3. The invention as set forth in claim 1 wherein said pin means includes:

(g) a spider secured to said lock means constructed and arranged to hold said plurality of pins to depend therefrom and engage said slots.

4. The invention as set forth in claim 1 wherein said rotatable means include:

(h) a plurality of shafts rotatably secured in said bores and extending therethrough;

(i) a plurality of knobs secured to said shafts in front of said plate means, each of said knobs carrying indicia and affording means to impart rotation to said shafts;

(j) and a plurality of discs secured to said shafts on the rear side of said plate means, said discs having said slots formed therein.

5. The invention as set forth in claim 4 including:

(k) keyway mechanisms having one portion formed in each of said discs and another portion formed in each of said shafts, said keyway mechanisms permitting said discs to be secured to said shaft at different rotational positions corresponding in number as great as there are positions of indicia on said knobs.

6. The invention as set forth in claim 4 wherein:

(1) said plurality of discs are of different diameter and said pin means are cooperatively located to engage said slots on said discs.

7. The invention as set forth in claim 1 wherein said lock means includes:

(m) a camming disc having at least one spirally extending slot formed therein engaging said arm means, and having a plurality of rim portions formed into pins and extending into the path of said slots in said rotatable means when said lock means is rotated.

8. The invention as set forth in claim 7 wherein said plurality of rotatable means includes:

(11) four discs releasably secured to four shafts, each of said discs having the same plurality of radial slots formed there.

9. The invention as set forth in claim 7 including:

(o) a plurality of circular oriented slots formed in said camming disc near the periphery thereof, said pins being slidably secured in said circular oriented slots, and projecting transversely therefrom to cooperate with said slots in said rotatable means;

(p) and spring means secured between said pins and said camming disc to urge said pins against the ends of said circular oriented slots when said lock means is rotated to release said plate means from the coin box.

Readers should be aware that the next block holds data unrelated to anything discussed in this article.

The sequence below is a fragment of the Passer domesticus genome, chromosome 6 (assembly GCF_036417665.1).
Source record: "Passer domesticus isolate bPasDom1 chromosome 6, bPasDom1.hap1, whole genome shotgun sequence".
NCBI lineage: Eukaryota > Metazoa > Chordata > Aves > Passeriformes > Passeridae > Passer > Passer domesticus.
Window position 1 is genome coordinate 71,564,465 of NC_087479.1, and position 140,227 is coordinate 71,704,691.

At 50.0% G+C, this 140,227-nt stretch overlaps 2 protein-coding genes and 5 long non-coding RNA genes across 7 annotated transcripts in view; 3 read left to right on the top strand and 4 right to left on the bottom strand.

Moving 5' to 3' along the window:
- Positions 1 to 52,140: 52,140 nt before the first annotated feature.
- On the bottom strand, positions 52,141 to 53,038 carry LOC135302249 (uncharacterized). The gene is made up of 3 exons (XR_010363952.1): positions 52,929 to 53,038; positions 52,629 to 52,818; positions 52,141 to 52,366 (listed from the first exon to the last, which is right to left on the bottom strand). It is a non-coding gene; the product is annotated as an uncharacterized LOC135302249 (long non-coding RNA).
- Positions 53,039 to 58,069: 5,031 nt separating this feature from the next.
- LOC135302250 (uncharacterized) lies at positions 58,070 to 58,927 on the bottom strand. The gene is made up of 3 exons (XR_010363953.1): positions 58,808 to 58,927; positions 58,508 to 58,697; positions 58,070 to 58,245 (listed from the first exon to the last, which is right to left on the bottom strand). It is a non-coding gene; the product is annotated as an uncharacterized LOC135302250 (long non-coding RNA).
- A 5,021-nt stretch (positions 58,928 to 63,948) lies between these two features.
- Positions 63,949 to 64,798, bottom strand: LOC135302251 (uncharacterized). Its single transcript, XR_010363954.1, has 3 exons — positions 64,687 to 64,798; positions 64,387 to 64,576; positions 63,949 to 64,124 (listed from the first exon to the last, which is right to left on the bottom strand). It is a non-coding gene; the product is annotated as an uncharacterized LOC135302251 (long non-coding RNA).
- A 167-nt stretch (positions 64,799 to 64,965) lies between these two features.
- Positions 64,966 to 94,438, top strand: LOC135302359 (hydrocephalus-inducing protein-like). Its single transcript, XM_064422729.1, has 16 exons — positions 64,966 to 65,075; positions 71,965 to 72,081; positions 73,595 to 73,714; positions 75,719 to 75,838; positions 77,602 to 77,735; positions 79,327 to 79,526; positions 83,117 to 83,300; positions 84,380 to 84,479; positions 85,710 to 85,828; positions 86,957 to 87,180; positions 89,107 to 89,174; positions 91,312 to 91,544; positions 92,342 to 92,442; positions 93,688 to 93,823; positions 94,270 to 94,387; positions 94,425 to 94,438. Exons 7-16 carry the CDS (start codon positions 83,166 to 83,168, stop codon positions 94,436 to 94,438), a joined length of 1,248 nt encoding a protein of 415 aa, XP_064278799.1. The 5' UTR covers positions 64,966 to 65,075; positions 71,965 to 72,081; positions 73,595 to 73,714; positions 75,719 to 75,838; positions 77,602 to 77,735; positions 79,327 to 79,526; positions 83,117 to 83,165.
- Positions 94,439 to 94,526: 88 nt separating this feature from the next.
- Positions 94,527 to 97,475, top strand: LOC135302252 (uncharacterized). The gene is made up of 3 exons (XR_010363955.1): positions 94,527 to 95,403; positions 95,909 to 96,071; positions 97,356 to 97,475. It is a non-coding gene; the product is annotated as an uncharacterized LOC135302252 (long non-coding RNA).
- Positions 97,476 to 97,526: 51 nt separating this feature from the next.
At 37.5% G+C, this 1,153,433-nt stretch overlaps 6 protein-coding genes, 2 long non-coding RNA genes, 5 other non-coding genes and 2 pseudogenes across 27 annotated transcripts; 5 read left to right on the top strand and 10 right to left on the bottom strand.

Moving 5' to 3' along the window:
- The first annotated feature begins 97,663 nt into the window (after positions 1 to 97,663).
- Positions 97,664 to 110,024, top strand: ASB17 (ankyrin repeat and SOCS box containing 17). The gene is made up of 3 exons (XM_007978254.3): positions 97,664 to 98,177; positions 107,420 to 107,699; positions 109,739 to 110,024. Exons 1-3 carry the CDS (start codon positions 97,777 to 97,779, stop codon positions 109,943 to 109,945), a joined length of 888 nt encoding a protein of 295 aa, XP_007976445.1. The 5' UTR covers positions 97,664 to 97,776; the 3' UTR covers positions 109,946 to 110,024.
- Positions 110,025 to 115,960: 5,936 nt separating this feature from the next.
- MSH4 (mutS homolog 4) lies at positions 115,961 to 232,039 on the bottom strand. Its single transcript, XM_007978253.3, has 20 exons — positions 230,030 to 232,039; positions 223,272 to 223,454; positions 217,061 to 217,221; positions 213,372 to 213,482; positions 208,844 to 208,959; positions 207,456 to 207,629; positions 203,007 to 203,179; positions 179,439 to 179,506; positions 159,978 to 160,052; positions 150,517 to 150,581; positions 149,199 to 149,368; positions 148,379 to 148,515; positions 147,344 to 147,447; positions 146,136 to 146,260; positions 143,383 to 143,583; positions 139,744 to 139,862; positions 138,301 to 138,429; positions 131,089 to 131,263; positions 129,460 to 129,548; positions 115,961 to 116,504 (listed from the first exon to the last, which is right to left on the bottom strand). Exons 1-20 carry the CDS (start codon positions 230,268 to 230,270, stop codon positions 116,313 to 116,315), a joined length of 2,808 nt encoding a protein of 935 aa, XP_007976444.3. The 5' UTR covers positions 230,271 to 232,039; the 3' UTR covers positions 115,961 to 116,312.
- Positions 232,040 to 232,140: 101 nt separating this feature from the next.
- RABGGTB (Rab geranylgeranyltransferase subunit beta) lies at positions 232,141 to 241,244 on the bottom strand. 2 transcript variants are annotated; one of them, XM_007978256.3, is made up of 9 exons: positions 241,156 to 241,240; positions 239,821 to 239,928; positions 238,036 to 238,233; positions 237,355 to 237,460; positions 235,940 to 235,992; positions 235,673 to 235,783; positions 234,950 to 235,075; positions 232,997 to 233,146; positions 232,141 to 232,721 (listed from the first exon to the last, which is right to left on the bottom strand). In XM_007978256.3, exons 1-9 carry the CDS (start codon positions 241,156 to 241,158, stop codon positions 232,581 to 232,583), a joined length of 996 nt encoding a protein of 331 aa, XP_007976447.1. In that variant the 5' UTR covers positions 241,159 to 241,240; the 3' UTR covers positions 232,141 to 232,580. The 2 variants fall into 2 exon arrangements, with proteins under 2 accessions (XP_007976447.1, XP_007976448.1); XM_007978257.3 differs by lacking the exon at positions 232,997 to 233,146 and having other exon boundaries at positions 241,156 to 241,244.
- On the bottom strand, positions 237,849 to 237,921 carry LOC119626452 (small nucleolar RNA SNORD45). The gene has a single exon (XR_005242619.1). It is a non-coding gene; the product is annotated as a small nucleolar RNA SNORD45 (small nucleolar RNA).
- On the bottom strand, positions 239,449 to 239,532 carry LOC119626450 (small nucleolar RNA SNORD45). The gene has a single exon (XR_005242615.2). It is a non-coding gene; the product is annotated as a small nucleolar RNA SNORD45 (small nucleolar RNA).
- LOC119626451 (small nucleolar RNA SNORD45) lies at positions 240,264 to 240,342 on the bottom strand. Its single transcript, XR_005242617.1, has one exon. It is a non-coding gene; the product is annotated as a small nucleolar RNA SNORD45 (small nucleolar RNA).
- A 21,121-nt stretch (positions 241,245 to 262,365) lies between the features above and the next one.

References Cited UNITED STATES PATENTS 345,340 7/1886 Volke 312 XR 381,903 5/ 1888 Bergman 70293 XR 697,651 4/ 1902 Neidl 70292 1,240,114 9/1917 Baum 70-3 17 1,396,550 11/1921 Beaver 70309 2,293,942 8/ 1942 Klahn 70-82 2,540,172 2/ 1951 Nieratka 70304 3,045,467 7/1962 Herlong 70322 MARVIN A. CHAMPION, Primary Examiner.

R. L. WOLFE, Assistant Examiner.

7 U.S. c1. X.R. 70288, 312

Patent Citations
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Referenced by
Citing PatentFiling datePublication dateApplicantTitle
US3473354 *May 31, 1968Oct 21, 1969Raven Ind IncLocking device
US3518856 *Mar 22, 1968Jul 7, 1970Mosler Safe CoCombination lock with cam follower positioned,cumulatively arrested tumbler elements
US3531958 *Nov 14, 1968Oct 6, 1970Raven Ind IncLock without bolt operator
US4325240 *Sep 17, 1979Apr 20, 1982Denis V. BosleyLocking mechanism
US4694670 *Dec 31, 1984Sep 22, 1987Jang Young HCombined key and combination lock
US4895036 *May 16, 1988Jan 23, 1990Supra Products, Inc.Key
US5134869 *Sep 10, 1990Aug 4, 1992Multacc CorporationKeysafe resetting mechanism
US6082519 *Jun 27, 1997Jul 4, 2000Coinstar, Inc.Coin bin with locking lid
US6718803 *May 6, 2002Apr 13, 2004Knollan Ltd.Combination lock
US6722169 *Jun 11, 2003Apr 20, 2004Takigen Manufacturing Co. Ltd.Door locking handle assembly
US6854640Sep 20, 2002Feb 15, 2005Cummins-Allison Corp.Removable coin bin
US7243773Nov 17, 2004Jul 17, 2007Cummins-Allison Corp.Removable coin bin
US7337890Jan 12, 2007Mar 4, 2008Cummins-Allison Corp.Removable coin bin
US9022841May 30, 2013May 5, 2015Outerwall Inc.Coin counting and/or sorting machines and associated systems and methods
US9036890Jun 5, 2012May 19, 2015Outerwall Inc.Optical coin discrimination systems and methods for use with consumer-operated kiosks and the like
US20030196463 *Jun 11, 2003Oct 23, 2003Takigen Manufacturing Co., Ltd.Door locking handle assembly
US20040055902 *Sep 20, 2002Mar 25, 2004Peklo John CRemovable coin bin
US20050067305 *Nov 17, 2004Mar 31, 2005Bochonok Steve T.Removable coin bin
US20050087425 *Nov 22, 2004Apr 28, 2005Peklo John C.Removable coin bin
US20070108015 *Jan 12, 2007May 17, 2007Bochonok Steve TRemovable coin bin
Classifications
U.S. Classification70/284, 70/312, 70/288
International ClassificationE05B37/00, E05B37/12
Cooperative ClassificationE05B37/12
European ClassificationE05B37/12